Cybersecurity experts will undertake a live hack onstage at the upcoming Tech Summit in Cork to demonstrate the vulnerability of phone and computer security.
The event at Cork’s City Hall on Thursday, May 9 will see experts from global cyber- security and defence firm Trend Micro show how everyday systems can be breached in minutes, organisers said.
Head of corporate IT at Trend Micro, William Dalton said: “Cybercrime is not a new word to people’s vocabulary but it is a new concept for people to understand. People think about cybercrime as something that happens to big companies in other parts of the world not realising that the chances of them being impacted of a cybersecurity threat is very high.
At the Tech Summit, we want people to witness first hand how their phone and laptop can be hacked in minutes, via an open wifi network. They will see how criminals can quickly and easily access personal information, install keyboard tracking software and complete identity theft.
The Trend Micro team said identity theft and the stealing of personal data is much more common that people realise.
Europol, the EU-wide police network, has warned that the global impact of cybercrime has risen to €2.5tn, making it “more profitable than the global trade in marijuana, cocaine, and heroin combined”, while British firm Juniper said it would be worth €7tn in the next five years.
The annual Tech Summit is organised by voluntary tech group IT@Cork, which represents over 300 firms with a combined 30,000 employees in the Cork region.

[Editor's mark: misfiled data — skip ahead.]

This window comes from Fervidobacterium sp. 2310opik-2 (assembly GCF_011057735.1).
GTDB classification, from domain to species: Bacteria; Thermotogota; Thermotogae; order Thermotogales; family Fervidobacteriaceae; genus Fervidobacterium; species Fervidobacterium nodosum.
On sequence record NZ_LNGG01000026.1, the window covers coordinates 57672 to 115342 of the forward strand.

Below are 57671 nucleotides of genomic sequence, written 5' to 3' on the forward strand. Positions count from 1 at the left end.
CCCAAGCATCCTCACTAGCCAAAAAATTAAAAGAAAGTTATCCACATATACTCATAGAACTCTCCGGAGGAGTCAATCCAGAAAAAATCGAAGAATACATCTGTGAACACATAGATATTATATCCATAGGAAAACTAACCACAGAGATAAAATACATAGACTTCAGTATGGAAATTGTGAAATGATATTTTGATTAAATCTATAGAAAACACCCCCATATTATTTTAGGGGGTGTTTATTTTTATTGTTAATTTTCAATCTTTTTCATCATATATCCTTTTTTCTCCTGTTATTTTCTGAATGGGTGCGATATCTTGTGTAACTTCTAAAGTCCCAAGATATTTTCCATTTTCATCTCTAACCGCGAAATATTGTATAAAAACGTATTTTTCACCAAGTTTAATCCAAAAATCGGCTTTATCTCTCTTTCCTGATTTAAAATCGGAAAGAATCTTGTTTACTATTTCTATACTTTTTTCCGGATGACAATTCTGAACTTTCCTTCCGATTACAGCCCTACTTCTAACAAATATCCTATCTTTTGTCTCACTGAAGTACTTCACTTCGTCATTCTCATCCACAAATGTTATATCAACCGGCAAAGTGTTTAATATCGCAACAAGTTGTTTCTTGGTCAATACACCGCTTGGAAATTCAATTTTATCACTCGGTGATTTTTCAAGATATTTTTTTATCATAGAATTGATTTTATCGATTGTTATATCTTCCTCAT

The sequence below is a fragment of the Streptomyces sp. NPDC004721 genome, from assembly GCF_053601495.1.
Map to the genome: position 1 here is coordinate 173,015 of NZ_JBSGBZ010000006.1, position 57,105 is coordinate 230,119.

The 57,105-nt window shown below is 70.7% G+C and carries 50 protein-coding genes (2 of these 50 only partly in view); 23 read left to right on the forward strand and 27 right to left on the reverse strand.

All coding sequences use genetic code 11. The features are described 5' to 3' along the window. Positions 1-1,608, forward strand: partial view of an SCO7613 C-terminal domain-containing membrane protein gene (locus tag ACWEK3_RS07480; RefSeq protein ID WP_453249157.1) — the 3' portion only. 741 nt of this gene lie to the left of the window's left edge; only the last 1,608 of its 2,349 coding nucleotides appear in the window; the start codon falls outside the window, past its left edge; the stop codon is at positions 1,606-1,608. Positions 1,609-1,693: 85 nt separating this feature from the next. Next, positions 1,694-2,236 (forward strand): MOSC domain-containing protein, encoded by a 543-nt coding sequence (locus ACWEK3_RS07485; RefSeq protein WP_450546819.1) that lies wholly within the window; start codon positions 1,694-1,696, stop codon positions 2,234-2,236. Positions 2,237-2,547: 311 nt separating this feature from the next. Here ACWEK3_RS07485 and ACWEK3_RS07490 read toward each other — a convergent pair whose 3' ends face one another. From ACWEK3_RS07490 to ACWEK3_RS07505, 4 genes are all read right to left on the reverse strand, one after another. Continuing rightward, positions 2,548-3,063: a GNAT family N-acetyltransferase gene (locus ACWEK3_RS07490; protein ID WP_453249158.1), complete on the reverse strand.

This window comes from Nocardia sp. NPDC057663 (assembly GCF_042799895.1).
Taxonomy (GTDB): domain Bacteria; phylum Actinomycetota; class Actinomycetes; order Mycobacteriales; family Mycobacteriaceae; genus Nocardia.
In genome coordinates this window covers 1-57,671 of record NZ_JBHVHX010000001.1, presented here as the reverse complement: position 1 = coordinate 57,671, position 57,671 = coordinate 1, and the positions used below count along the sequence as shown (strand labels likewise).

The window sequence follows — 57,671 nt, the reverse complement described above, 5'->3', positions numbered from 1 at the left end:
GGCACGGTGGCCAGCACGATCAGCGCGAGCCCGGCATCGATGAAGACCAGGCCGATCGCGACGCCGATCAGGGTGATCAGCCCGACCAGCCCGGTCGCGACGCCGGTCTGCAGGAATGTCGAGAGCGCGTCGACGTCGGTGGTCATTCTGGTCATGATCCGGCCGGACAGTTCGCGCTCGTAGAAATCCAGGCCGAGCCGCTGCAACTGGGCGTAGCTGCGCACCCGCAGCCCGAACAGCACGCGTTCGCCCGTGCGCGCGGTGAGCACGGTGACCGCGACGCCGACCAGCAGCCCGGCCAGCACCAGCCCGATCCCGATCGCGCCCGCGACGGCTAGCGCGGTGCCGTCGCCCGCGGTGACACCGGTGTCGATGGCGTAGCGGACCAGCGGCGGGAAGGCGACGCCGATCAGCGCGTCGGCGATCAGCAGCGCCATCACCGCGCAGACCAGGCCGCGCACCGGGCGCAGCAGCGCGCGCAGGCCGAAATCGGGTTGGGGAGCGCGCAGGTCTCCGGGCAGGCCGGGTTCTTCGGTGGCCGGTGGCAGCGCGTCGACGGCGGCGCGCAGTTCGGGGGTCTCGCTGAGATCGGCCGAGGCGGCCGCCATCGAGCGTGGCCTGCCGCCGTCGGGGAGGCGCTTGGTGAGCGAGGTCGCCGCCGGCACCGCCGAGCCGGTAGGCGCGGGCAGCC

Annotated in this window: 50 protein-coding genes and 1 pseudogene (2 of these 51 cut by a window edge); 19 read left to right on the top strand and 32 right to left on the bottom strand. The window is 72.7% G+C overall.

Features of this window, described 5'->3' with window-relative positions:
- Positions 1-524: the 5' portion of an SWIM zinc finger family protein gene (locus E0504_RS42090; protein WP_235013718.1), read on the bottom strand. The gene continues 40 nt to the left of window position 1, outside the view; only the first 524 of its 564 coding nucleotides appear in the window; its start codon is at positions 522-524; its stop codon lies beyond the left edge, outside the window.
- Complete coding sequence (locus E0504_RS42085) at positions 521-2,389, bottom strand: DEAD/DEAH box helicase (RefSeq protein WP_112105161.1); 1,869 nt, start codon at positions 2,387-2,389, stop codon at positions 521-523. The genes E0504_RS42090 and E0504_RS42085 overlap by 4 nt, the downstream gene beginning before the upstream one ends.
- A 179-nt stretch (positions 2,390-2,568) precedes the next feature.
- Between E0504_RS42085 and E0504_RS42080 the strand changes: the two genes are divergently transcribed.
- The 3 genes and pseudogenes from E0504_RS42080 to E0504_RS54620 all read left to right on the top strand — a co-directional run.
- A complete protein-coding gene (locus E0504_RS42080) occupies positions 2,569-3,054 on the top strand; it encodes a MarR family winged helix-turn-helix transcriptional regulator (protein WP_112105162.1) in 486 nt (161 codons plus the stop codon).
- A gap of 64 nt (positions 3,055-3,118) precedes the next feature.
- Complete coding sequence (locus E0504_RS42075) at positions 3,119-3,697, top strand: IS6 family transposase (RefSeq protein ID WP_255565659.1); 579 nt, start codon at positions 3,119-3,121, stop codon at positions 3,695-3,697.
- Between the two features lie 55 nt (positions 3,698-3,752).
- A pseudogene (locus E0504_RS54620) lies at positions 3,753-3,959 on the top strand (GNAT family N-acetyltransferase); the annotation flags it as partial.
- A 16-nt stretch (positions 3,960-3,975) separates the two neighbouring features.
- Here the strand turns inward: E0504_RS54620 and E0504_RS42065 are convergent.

Newly-elected chair of IT@Cork, Anthony O’Callaghan said the live hack was intended to bring home the risk of cybercrime to firms.
“The hack will most likely shock a lot of people and will definitely grab their attention. But we also want to use this opportunity to advise people of what steps they can take to protect themselves and their data,” said Mr O’Callaghan.
Director for cybercrime research in Trend Micro’s team will be delivering a keynote speech at the event.
He said: “Trend Micro have been publishing reports on cybercrime and identity theft in the criminal underground for many years covering many of the different cybercrime hubs. We regularly see people personal identity information sold very cheaply depending on what have the criminals have successfully stolen – but the “earnings” for these criminals can run into the millions depending on what data is being sold and the volume of it.
Protecting data online is not a simple task. It depends on your circumstance, your organisation, your geographical location, and your risk profile. But there are a few pieces of advice that are universally useful.
"Firstly, I would also recommend people to properly assess what they are trying to protect – so often I have seen organisations focus their efforts of protecting things that are not the critical part of their business.
"Secondly, you should then really assess what categories of attacker are likely to target you, and plan your defences accordingly. And lastly, it is always a good idea to assume that you are already compromised, and to operate your networks with that thought firmly in mind.
"That last one may be depressing, and it’s not to say that having good security solutions in place will not defend you from attack – they absolutely will. But by proactively always looking for signs of compromise, you raise the grade on your security. So, it is important to have the leading tools to be able to monitor and discover that."
Amine Belaouedj and David Byrne of Trend Micro will be demonstrating the live hack on the day.